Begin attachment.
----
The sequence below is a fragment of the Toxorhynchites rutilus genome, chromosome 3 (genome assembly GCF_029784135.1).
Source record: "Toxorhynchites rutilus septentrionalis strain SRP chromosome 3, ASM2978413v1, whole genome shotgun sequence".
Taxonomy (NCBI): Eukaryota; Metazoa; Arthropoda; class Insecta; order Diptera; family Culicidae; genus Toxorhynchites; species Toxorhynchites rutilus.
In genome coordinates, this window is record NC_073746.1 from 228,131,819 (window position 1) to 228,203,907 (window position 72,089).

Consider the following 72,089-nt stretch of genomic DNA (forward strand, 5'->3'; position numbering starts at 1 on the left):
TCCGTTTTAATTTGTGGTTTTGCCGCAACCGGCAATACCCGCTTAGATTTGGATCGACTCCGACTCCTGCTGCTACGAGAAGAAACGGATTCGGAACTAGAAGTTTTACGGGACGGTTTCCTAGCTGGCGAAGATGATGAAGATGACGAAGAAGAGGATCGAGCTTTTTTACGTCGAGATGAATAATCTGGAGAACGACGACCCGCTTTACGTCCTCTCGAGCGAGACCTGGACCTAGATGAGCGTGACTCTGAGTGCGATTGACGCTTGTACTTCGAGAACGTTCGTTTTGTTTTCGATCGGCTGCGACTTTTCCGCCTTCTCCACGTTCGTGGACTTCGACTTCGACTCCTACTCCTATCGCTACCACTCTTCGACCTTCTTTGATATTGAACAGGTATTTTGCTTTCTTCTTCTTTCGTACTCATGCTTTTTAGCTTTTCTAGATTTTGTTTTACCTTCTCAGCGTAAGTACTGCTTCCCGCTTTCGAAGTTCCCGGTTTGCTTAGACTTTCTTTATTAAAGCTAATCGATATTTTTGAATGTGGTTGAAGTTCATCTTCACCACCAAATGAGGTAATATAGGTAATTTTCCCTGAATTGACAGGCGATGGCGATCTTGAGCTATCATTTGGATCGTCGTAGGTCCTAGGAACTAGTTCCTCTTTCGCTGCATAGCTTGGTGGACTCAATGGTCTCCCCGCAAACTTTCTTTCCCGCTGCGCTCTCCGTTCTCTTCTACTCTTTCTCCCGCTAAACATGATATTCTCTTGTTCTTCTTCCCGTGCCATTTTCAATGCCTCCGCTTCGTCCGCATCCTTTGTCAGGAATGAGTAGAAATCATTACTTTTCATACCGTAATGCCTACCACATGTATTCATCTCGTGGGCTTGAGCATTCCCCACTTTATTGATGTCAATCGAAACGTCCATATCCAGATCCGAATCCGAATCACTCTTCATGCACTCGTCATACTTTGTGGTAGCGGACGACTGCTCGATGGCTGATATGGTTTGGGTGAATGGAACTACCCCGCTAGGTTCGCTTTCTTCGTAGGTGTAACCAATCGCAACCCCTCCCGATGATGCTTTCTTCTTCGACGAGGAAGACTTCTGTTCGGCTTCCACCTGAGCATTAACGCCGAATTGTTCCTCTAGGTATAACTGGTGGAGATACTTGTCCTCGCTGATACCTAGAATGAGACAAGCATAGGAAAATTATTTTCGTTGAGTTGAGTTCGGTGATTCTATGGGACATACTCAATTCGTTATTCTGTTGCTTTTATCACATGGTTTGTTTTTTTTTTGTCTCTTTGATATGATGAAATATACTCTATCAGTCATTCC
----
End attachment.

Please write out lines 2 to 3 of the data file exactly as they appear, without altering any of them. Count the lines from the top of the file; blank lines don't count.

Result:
Source record: "Toxorhynchites rutilus septentrionalis strain SRP chromosome 3, ASM2978413v1, whole genome shotgun sequence".
Taxonomy (NCBI): Eukaryota; Metazoa; Arthropoda; class Insecta; order Diptera; family Culicidae; genus Toxorhynchites; species Toxorhynchites rutilus.